When’s your pay-day? 23rd, 25th, 28th, 30th, maybe even the sixth of the next month… or perhaps whenever a client pays? Whatever the case is, we all have a payday, and how we spend that pay determines, to a great deal, if we are coasting or panicking to your next paycheck.

As we all countdown to pay-day, it is important to note that no matter how much you earn, in whatever currency you earn, you will never be wealthy till you take control of your finances. One way of staying in control is drawing up a budget and sticking to it.  

Learning how to stick to a budget may seem like a daunting task, but it doesn’t have to be. A good budget helps you track where your income is going, so you can control it. I’m far from being wealthy, but I like to think I have a better grip on my finances now. Here are a few of them:

 

GIVE EVERY KOBO A NAME – alias break it all down. As a new budget’er, chances are that you’ll be tempted to lump several expenses planned for the month together under one category of spend. What this does to you is that you either overestimate or underestimate. When you underestimate, you end up spending more on some activities, leaving less than enough for the others. Let me give you an example: I helped a friend put a budget template together a few months ago, when we started the exercise, he had lump sums like:

‘Fuel/car = N25,000’, when we broke down the components of this cost, this is what we had: ‘Housekeeping = N70,000’, when we broke down the components of these costs, this is what we had:
Fuel       21,000.00
Tollgate       10,000.00
 TOTAL       31,000.00
Generator                    20,000.00
DSTV                    16,000.00
Laundry                    12,000.00
Security                    15,000.00
Groceries/Foodstuff                    35,000.00
Cway                      6,000.00
Cleaner                    10,000.00
Electricity                    10,000.00
 TOTAL                 124,000.00

With the differences in these balances, he would have had to spend substantially more to cater to these needs that are just as essential, and this would have frustrated his budgeting efforts.

 

EMPTY YOUR ACCOUNT INTO ENVELOPES– name physical envelopes or create digital ones by “creating GOALS on ALAT” and assign them a purpose before the month begins. I always advise people to sort out all their expenses as soon as they receive an inflow of funds. You may not need to pay a bill till the 17th of the month, I advise that you put that money away into a ‘pocket’ where you can take it from when it is due. At ALAT, you simply stash it and earn some interest on it. I’ll say that’s ‘winning’.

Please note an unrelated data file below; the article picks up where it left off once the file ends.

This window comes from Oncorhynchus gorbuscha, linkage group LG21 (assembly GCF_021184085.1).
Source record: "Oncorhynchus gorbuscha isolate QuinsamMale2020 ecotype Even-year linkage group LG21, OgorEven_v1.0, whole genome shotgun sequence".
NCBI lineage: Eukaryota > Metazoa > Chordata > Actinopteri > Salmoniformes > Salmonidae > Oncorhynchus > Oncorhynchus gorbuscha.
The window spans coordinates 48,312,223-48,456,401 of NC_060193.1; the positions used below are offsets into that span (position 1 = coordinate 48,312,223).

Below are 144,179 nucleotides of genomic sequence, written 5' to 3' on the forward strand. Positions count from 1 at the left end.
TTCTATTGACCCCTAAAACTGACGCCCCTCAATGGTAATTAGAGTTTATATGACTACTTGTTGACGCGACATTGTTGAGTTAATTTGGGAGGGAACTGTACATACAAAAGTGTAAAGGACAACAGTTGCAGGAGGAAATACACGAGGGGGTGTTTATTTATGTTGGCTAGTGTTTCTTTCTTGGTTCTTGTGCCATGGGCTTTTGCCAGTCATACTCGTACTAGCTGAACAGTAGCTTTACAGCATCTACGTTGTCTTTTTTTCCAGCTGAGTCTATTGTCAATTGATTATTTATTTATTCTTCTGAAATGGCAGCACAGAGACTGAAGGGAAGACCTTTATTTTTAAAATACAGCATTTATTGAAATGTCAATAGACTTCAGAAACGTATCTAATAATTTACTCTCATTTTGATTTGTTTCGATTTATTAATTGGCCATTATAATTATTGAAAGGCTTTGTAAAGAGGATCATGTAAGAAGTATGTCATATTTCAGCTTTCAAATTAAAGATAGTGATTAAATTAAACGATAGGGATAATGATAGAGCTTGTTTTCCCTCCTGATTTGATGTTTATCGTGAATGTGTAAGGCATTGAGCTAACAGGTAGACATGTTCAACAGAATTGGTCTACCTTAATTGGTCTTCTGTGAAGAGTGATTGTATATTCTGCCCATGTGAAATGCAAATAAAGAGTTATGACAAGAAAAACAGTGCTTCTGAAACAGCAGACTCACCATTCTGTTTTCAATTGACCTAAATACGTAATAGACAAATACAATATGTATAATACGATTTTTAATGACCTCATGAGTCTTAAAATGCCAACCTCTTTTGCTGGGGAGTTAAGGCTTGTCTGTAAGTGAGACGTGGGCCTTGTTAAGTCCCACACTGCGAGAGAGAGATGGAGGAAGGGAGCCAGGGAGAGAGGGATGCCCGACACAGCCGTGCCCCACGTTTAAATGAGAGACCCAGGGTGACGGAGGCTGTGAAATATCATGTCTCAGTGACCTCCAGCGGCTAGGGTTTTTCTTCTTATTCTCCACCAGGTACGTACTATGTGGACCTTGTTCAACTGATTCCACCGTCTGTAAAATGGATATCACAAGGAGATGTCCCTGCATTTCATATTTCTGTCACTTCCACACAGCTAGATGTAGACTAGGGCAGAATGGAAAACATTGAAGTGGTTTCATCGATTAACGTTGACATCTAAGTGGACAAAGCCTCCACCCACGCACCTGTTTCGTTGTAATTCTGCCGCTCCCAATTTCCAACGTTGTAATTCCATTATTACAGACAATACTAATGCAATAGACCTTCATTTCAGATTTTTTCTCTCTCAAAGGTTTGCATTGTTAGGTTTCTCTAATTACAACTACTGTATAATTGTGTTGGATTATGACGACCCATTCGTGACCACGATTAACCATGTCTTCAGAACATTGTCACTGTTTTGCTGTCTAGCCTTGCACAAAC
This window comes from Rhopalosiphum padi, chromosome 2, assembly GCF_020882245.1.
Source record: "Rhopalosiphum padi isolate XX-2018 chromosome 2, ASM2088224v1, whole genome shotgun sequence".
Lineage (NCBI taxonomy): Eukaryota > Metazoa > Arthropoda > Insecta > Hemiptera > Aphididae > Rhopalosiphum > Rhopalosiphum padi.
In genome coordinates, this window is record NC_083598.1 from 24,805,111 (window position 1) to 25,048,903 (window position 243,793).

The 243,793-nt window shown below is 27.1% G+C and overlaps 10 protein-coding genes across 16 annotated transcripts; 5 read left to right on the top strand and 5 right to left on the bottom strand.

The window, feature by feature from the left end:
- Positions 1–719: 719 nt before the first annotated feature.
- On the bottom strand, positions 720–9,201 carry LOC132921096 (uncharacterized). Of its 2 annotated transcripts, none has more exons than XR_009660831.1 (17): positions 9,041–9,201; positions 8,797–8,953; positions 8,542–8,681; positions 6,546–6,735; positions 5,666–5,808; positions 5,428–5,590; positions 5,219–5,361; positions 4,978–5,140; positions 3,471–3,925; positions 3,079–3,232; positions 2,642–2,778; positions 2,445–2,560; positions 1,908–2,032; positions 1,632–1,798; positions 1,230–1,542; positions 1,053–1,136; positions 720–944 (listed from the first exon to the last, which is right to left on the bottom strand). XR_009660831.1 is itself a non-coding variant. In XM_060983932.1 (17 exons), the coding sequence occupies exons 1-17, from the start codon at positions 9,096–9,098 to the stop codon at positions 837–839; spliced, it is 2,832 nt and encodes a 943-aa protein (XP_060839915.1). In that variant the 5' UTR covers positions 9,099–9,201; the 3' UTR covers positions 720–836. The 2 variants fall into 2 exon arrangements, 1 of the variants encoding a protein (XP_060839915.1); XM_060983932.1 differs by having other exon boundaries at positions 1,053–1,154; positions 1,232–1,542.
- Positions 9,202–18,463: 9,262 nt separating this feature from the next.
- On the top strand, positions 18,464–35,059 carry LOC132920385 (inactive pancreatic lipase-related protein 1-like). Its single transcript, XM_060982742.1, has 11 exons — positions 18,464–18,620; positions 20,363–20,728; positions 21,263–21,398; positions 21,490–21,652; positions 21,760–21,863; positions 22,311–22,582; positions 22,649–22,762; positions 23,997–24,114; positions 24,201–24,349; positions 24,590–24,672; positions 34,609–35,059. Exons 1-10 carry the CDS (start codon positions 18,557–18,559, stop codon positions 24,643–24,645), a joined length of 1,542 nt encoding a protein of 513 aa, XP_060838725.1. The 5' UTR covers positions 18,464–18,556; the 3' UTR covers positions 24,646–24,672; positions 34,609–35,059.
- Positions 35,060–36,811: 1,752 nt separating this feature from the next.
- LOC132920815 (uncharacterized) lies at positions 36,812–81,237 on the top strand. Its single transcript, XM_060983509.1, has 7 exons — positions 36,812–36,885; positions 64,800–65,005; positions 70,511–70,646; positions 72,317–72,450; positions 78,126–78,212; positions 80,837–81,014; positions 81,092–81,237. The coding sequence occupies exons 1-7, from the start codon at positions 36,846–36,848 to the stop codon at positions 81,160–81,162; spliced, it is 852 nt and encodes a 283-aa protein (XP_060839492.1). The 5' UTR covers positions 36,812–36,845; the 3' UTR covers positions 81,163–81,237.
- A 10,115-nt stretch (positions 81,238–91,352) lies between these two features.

I use envelopes, physical envelopes. I have an envelope for cash items like Food, T-fare, Salon, and Miscellaneous; I then use my Bank accounts (or bank products like ALAT stash, Fixed Goal, Flexi Goal, CASA) to pocket funds for other items in my budget, and once monies in these envelopes finish, I know that’s it for the month. After allocating all the funds to various elements in my budget, my income account looks empty.

What this does for you is, you don’t end up spending money planned for one project or activity on another. Allocating your funds help you manage impulse spending better.

 

SAVE FOR SUNNY DAYS – don’t ever only save for rainy days, save for sunny days too. Every month, I make provision for some ‘flex money’. Trust me, you can live on a budget and live well in the moment. Yes, you may need to delay gratification on many occasions, but you also don’t want to feel deprived just because you are living on a budget. The moment you start to feel deprived is the moment you start to ‘misbehave’; you know this ‘misbehavior’ is the type that happens to people on extreme diet plans, they get frustrated and gain all the weight they lost.

 

SET UP A REWARD SCHEME: Reward yourself when you reach certain savings goals. It is okay to treat yourself occasionally, provided you plan for it in your budget. And when/if you go over budget, don’t beat yourself up. This is a marathon, not a sprint. Analyze where your mistakes were made, fix them, and give it your best shot next month.

Financial freedom is more than just being able to afford emergencies with the minimum dent on your account balance. It is knowing that you don’t have to worry about retirement. It’s the freedom to quit your job to do something you love, even if means getting paid less. Financial freedom is the destination, being financially responsible is the vehicle that takes you there. Building wealth is impossible if you’re living salary to salary. Don’t base your life on ‘looking rich’ rather than being wealthy.

 

Credit: Priscilla Adeboye, Our In-house Principal of Budget College